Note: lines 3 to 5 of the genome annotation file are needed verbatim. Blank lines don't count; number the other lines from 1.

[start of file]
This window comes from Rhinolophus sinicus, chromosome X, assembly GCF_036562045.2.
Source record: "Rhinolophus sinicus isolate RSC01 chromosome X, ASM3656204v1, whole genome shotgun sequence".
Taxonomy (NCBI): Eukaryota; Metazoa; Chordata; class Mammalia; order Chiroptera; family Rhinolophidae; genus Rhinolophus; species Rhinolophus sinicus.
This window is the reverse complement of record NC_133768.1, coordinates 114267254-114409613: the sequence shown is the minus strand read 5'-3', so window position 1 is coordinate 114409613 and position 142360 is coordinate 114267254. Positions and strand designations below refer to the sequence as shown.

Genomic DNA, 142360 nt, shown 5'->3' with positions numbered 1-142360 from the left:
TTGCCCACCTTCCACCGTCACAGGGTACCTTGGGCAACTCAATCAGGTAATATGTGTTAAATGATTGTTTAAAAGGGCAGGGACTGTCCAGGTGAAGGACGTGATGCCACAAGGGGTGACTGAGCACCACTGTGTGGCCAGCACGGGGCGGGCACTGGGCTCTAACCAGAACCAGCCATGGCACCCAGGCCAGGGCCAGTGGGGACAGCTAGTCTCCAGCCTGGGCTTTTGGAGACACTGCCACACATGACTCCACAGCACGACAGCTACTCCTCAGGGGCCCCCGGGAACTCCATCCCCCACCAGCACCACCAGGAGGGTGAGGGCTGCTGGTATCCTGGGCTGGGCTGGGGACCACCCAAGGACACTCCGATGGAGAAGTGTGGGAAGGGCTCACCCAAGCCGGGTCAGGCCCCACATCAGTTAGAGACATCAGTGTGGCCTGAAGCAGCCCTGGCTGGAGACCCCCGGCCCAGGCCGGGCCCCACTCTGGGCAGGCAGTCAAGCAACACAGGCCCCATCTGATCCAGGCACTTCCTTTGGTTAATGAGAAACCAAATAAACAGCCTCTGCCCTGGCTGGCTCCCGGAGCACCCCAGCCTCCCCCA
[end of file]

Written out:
Taxonomy (NCBI): Eukaryota; Metazoa; Chordata; class Mammalia; order Chiroptera; family Rhinolophidae; genus Rhinolophus; species Rhinolophus sinicus.
This window is the reverse complement of record NC_133768.1, coordinates 114267254-114409613: the sequence shown is the minus strand read 5'-3', so window position 1 is coordinate 114409613 and position 142360 is coordinate 114267254. Positions and strand designations below refer to the sequence as shown.

Genomic DNA, 142360 nt, shown 5'->3' with positions numbered 1-142360 from the left: